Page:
The Injury & Disability Law Center - March 2020

The Sentinel 575-300-4000

March 2020

Personal Injury, Social Security Disability, and Workers’ Compensation

The BIGGEST Mistake Personal Injury Victims Make (and How to Avoid It) Hint: Settlement Amount Is Only Half the Equation

Accident victims often su er economic (medical bills, lost wages, etc.) and noneconomic (pain and su ering) damages caused by another individual. These losses are often costly, both personally and professionally, because they impact health, finances, employment, and even hobbies. In other words, those aspects of life considered the most sacred are also the areas most impacted by an accident. For this reason, accident victims are entitled to monetary damages as compensation for these losses. Accordingly, accident victims frequently ask, “How much is the insurance company going to pay me for my damages?” While this question is understandable, when it comes to money damages, focusing only on the settlement amount is the biggest mistake accident victims make. The reason is that the settlement amount is only half of the equation, and it completely ignores the other half that must be considered — that is, the amount that must be paid out for medical bills, liens, etc. By focusing only on the amount the insurance company may pay in a settlement (income side), victims often completely overlook the amount that must be paid back (expense side). The better question to consider should thus be, “How much will I receive as my take-home pay?” Or put another way, “How much do I get to pocket after this is all completed?”This is called the net pay out and it is calculated as follows:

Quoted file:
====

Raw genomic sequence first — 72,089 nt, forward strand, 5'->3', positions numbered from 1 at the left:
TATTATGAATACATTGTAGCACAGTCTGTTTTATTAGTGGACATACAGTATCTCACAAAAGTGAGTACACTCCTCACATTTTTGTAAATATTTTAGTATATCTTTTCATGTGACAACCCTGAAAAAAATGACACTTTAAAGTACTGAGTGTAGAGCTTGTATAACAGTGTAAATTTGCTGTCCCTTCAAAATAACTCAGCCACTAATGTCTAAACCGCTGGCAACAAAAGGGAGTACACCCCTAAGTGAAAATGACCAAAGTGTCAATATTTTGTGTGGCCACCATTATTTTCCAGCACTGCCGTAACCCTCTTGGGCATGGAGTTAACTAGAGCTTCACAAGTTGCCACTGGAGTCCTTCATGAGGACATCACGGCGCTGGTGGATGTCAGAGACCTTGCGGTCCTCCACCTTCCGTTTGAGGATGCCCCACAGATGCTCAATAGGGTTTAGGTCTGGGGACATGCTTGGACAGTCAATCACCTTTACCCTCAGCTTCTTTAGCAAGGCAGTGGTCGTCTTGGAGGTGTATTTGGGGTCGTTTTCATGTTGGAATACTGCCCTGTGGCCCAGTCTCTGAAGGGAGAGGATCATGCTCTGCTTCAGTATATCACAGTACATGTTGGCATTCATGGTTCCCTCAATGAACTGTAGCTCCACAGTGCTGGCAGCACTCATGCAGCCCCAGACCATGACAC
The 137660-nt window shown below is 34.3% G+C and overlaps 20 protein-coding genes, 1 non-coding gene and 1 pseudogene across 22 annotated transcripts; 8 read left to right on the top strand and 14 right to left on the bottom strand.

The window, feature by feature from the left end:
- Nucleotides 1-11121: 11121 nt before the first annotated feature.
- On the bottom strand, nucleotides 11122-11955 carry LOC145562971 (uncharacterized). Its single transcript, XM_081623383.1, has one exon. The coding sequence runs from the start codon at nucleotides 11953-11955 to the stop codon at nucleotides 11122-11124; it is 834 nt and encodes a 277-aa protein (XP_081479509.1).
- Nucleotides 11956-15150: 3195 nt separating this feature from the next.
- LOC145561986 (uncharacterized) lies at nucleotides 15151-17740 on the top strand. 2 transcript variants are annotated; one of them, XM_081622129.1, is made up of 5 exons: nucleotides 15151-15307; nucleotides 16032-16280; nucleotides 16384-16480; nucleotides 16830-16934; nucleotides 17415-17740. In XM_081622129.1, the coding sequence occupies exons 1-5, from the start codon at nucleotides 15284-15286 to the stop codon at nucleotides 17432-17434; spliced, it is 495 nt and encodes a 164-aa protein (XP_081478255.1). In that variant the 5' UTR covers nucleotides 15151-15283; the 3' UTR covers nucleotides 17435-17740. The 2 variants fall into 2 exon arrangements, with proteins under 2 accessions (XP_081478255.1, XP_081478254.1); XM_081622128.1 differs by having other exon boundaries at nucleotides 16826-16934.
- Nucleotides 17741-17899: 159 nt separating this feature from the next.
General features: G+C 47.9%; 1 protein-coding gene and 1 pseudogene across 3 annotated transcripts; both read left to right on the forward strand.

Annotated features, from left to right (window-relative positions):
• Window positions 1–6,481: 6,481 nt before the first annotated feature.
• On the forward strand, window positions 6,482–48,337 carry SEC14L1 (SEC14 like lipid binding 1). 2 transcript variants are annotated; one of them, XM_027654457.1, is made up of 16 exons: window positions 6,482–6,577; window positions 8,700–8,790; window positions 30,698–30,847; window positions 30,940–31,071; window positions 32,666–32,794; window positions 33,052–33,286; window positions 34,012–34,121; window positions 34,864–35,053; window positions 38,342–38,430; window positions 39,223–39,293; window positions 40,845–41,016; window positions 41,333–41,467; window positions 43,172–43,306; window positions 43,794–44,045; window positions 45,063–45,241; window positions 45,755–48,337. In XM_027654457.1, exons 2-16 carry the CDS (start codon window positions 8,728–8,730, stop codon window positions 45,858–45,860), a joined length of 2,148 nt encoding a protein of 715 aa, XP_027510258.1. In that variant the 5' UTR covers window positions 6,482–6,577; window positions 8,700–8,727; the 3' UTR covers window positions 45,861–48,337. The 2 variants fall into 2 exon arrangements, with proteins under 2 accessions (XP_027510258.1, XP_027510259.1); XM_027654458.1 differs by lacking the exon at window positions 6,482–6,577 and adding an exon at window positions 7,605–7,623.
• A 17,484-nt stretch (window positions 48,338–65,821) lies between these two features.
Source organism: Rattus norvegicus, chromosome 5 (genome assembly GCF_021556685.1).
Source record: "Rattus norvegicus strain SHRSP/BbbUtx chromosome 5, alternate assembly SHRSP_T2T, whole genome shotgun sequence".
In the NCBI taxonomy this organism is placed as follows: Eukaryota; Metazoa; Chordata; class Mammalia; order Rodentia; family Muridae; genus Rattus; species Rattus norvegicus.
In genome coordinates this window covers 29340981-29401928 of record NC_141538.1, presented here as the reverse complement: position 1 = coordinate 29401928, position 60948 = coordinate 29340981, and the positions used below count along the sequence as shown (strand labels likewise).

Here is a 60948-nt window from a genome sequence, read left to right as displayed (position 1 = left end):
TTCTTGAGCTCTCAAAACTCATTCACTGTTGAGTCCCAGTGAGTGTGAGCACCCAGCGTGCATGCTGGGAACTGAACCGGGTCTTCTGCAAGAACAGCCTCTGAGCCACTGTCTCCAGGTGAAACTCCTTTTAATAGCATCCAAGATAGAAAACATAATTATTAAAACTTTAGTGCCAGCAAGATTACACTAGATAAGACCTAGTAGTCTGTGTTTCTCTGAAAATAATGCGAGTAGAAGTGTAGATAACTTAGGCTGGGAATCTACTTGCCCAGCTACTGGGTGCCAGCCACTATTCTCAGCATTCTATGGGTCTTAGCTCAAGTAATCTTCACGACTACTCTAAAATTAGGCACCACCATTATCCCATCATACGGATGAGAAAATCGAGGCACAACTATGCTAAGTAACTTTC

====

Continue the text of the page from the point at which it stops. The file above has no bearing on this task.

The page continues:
Let’s say you receive a settlement of $50,000 from the other driver’s insurance company following a car accident. That sounds great, right? But let’s also assumeMedicaid paid for some of your medical treatment; you usedmedical payments fromyour auto insurance policy to pay for somemedical treatment; and that there are still somemedical bills outstanding, such as co-pays, deductibles, etc. that all adds up to $49,000. That debt must be paid for fromyour settlement proceeds. Using this example, youwill only get to keep $1,000 ($50,000 - $49,000) in net pay out. On the other hand, if you settle a case for $50,000, but only have to pay out $10,000 in liens, bills, etc. then you’ll end upwith a net pay out of $40,000, which is amuch better sum to take home to your family and put toward getting your life back. Thus, as this example demonstrates, the amount that must be paid back must be carefully considered to understand the true value of any settlement. There are many strategies that can be used legally to reduce what must be paid out of a settlement. New Mexico law dictates who needs to be paid, when they need to be paid, and how

much they’re owed. Working within that system to my clients’ benefit, I can maximize my clients’ net pay out. Medical providers and others have a legal right to be paid for their services, so in no way should net pay out be increased by unlawfully failing to pay providers. Failure to utilize legal remedies permitted by NewMexico law when reducing liens and other expenses costs victims thousands of dollars. Sadly, most victims learn this lesson the hard way when they find out their big settlement turned out to be not worth much at all in the end. This is one of many reasons why it is important to get help from a personal injury attorney after an accident. If you’re in danger of making this mistake, please call me at 575-300-4000, and I would be happy to help you. You can also check out our website at to learn more about this topic (I made a video about this exact issue) and other important information to know about personal injury claims.

(Settlement Amount) - (Expenses: medical bills, liens, etc.) = Net Pay Out

Settlement amounts get all the attention, but as you can see from this formula, what must be paid out of the settlement is equally as important. The following example will help demonstrate this point.

-Jeremy Worley | 1

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